March 21, 2013 by PO.P Press
The camp experience isn’t limited to overnight camps. Kids can begin experiencing camp life (hiking, creeking, camp songs, games) at day camp as early as age 3. Even for the preschoolers, camps can do something school cannot. It gives kids a much-less-structured place to learn and play. If your kids are in preschool and they get used to the routine of getting up and going off to school, no matter how many days a week, the summer break can be a battle after a few weeks of nothing.
If you are considering camp, we recommend you not wait too much longer as registration is currently underway in most parts of the country for day camps. Even if your child is only going to be attending day camp for a week or two, do your research now and talk to other parents before you send in the first payment. A few things to consider include:
- Price. Camp prices can run the gamut. Decide what your budget and find a program to fit your needs.
- Age of other kids. Make sure there are enough campers around your child’s age so he/she will feel comfortable and be able to make friends.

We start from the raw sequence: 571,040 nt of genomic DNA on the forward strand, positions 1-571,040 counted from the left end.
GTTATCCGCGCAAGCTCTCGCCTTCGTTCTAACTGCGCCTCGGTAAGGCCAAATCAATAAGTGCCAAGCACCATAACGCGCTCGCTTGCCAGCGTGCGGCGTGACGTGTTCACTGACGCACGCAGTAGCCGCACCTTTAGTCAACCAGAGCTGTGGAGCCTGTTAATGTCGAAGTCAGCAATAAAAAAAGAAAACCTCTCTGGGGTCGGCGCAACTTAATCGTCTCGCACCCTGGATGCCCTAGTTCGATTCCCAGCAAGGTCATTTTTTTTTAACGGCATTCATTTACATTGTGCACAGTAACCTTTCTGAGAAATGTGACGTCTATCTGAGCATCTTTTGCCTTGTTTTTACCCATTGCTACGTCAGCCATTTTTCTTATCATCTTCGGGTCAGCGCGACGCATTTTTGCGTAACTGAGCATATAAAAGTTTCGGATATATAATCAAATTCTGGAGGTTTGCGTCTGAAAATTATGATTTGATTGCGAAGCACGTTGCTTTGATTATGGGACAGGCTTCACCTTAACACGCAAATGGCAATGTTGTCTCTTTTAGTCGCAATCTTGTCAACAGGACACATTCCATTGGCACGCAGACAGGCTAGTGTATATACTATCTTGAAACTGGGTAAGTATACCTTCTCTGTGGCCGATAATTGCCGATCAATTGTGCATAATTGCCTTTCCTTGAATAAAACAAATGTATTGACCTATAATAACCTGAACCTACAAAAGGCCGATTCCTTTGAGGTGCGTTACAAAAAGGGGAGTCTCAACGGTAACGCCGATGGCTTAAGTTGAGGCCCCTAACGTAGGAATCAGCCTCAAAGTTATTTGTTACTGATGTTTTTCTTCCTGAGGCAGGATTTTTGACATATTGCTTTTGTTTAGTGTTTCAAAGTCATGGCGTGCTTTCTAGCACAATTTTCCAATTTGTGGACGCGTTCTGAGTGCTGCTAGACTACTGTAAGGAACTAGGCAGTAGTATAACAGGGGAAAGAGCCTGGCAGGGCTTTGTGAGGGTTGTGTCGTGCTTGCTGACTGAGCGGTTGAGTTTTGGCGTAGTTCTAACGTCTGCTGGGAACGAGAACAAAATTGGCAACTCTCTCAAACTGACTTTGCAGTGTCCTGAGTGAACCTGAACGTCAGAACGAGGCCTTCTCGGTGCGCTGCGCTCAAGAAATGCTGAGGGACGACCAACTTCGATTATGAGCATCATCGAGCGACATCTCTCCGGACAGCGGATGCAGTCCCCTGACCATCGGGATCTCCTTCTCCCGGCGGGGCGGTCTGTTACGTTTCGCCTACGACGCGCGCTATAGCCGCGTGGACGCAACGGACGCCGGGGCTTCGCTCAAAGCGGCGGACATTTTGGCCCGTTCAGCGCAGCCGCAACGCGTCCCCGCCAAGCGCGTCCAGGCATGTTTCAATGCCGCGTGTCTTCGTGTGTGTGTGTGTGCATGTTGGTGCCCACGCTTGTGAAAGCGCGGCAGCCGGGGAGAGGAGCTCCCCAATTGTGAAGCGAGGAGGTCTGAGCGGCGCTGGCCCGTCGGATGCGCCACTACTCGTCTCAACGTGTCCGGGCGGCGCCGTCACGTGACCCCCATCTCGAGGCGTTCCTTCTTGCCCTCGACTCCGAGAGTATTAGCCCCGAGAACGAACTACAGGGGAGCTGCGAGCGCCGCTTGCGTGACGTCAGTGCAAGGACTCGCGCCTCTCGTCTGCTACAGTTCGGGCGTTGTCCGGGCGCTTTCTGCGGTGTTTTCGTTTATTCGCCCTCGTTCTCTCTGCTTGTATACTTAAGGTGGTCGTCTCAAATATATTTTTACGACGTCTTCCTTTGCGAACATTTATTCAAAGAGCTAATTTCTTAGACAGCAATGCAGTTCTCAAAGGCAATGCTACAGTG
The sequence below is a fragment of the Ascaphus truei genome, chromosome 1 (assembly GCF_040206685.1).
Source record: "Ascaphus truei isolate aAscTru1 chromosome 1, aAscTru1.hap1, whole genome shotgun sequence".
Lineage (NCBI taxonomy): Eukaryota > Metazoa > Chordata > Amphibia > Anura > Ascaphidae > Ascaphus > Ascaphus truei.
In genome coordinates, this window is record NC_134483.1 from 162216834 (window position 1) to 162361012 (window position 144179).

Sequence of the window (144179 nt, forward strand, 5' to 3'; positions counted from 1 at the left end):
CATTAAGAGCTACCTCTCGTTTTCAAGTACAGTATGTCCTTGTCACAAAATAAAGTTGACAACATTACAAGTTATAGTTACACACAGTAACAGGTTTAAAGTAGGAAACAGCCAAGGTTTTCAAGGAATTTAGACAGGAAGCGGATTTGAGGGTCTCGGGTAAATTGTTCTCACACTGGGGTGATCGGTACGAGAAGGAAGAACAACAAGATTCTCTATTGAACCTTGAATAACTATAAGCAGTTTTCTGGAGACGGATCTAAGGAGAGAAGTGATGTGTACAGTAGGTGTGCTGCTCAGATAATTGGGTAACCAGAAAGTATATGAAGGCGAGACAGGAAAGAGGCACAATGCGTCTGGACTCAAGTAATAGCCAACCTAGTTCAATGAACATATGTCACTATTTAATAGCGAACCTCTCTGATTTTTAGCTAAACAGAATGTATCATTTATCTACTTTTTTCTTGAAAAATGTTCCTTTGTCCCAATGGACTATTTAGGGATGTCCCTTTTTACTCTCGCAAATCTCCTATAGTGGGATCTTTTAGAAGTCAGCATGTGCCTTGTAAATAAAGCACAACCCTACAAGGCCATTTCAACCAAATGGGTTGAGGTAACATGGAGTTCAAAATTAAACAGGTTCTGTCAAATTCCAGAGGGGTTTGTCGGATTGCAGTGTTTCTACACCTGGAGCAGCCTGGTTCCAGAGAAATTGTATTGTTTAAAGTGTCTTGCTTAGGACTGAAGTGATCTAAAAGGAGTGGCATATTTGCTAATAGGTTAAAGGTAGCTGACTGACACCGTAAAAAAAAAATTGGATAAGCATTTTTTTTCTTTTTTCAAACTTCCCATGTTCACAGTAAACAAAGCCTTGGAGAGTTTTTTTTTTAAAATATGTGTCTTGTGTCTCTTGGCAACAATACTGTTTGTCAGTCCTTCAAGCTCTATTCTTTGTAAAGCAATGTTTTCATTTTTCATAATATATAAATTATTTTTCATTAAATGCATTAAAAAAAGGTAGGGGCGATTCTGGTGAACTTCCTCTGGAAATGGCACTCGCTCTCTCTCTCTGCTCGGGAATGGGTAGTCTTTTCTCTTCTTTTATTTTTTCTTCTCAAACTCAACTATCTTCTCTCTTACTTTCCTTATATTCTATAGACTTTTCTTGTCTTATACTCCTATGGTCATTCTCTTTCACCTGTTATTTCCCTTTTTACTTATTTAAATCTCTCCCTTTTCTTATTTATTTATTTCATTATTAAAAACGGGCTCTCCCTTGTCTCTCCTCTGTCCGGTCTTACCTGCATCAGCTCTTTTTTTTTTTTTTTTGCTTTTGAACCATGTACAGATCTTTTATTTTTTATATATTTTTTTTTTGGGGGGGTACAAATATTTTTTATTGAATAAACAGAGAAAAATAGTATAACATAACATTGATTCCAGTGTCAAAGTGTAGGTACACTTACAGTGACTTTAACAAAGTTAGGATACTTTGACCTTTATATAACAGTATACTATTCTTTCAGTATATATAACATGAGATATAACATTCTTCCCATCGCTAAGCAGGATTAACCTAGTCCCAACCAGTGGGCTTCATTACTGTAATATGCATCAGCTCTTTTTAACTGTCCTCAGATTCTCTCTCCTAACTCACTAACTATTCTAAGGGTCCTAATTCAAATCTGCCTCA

- Age and experience of counselors. Counselors who are too young may not be experienced with the needs of younger kids so talk to parents in your community and call the camp to get information on who will be looking after and leading your children on their adventures.
- Outdoor vs. indoor. Indoor camps are nice solution to get your kids out of the heat, but there is a great benefit to having your kids outside playing, especially since kids are often not bothered by the heat like adults.
- Child’s interest: horses, scouting, ballet, swimming, rock climbing, etc.
- Proximity to home, work or other family. If a camp is across town and involves a 45-minute drive for a 3-hour morning camp, it may not be worth it.
Remember that summer is about having fun, and camp is a wonderful way for your kids to interact and play with a whole new set of friends.